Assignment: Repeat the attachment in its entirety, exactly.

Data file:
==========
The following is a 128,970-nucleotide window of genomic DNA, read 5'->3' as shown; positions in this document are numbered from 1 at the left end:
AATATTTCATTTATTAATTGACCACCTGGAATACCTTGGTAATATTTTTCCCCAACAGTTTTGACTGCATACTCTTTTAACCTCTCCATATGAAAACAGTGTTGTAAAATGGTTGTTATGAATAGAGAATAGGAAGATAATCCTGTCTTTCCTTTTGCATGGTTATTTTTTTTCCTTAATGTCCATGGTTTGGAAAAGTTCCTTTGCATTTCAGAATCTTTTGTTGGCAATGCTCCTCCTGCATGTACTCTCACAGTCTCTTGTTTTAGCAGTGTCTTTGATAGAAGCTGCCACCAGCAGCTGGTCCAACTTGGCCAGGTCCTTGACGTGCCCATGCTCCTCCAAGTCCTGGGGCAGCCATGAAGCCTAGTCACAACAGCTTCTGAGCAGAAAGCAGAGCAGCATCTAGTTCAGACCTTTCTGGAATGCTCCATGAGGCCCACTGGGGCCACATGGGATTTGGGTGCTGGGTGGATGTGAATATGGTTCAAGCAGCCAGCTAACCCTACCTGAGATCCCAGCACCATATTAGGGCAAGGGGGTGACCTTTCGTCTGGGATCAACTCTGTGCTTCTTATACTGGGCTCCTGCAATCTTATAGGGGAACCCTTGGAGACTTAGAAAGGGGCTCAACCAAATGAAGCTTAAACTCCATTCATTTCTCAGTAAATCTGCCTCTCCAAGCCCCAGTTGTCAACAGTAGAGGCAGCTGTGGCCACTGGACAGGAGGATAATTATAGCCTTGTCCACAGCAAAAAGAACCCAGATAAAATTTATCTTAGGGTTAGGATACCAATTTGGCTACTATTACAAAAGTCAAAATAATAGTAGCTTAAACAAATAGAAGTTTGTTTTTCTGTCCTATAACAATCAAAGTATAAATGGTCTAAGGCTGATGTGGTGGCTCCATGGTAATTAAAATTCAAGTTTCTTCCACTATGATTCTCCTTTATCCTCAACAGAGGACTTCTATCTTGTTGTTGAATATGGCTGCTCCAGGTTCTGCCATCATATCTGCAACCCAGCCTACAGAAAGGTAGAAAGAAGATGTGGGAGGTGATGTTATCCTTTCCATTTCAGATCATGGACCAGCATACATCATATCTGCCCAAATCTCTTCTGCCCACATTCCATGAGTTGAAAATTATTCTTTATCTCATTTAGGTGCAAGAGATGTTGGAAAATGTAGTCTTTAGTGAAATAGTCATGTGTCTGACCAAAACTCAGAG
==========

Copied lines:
The following is a 128,970-nucleotide window of genomic DNA, read 5'->3' as shown; positions in this document are numbered from 1 at the left end:
AATATTTCATTTATTAATTGACCACCTGGAATACCTTGGTAATATTTTTCCCCAACAGTTTTGACTGCATACTCTTTTAACCTCTCCATATGAAAACAGTGTTGTAAAATGGTTGTTATGAATAGAGAATAGGAAGATAATCCTGTCTTTCCTTTTGCATGGTTATTTTTTTTCCTTAATGTCCATGGTTTGGAAAAGTTCCTTTGCATTTCAGAATCTTTTGTTGGCAATGCTCCTCCTGCATGTACTCTCACAGTCTCTTGTTTTAGCAGTGTCTTTGATAGAAGCTGCCACCAGCAGCTGGTCCAACTTGGCCAGGTCCTTGACGTGCCCATGCTCCTCCAAGTCCTGGGGCAGCCATGAAGCCTAGTCACAACAGCTTCTGAGCAGAAAGCAGAGCAGCATCTAGTTCAGACCTTTCTGGAATGCTCCATGAGGCCCACTGGGGCCACATGGGATTTGGGTGCTGGGTGGATGTGAATATGGTTCAAGCAGCCAGCTAACCCTACCTGAGATCCCAGCACCATATTAGGGCAAGGGGGTGACCTTTCGTCTGGGATCAACTCTGTGCTTCTTATACTGGGCTCCTGCAATCTTATAGGGGAACCCTTGGAGACTTAGAAAGGGGCTCAACCAAATGAAGCTTAAACTCCATTCATTTCTCAGTAAATCTGCCTCTCCAAGCCCCAGTTGTCAACAGTAGAGGCAGCTGTGGCCACTGGACAGGAGGATAATTATAGCCTTGTCCACAGCAAAAAGAACCCAGATAAAATTTATCTTAGGGTTAGGATACCAATTTGGCTACTATTACAAAAGTCAAAATAATAGTAGCTTAAACAAATAGAAGTTTGTTTTTCTGTCCTATAACAATCAAAGTATAAATGGTCTAAGGCTGATGTGGTGGCTCCATGGTAATTAAAATTCAAGTTTCTTCCACTATGATTCTCCTTTATCCTCAACAGAGGACTTCTATCTTGTTGTTGAATATGGCTGCTCCAGGTTCTGCCATCATATCTGCAACCCAGCCTACAGAAAGGTAGAAAGAAGATGTGGGAGGTGATGTTATCCTTTCCATTTCAGATCATGGACCAGCATACATCATATCTGCCCAAATCTCTTCTGCCCACATTCCATGAGTTGAAAATTATTCTTTATCTCATTTAGGTGCAAGAGATGTTGGAAAATGTAGTCTTTAGTGAAATAGTCATGTGTCTGACCAAAACTCAGAG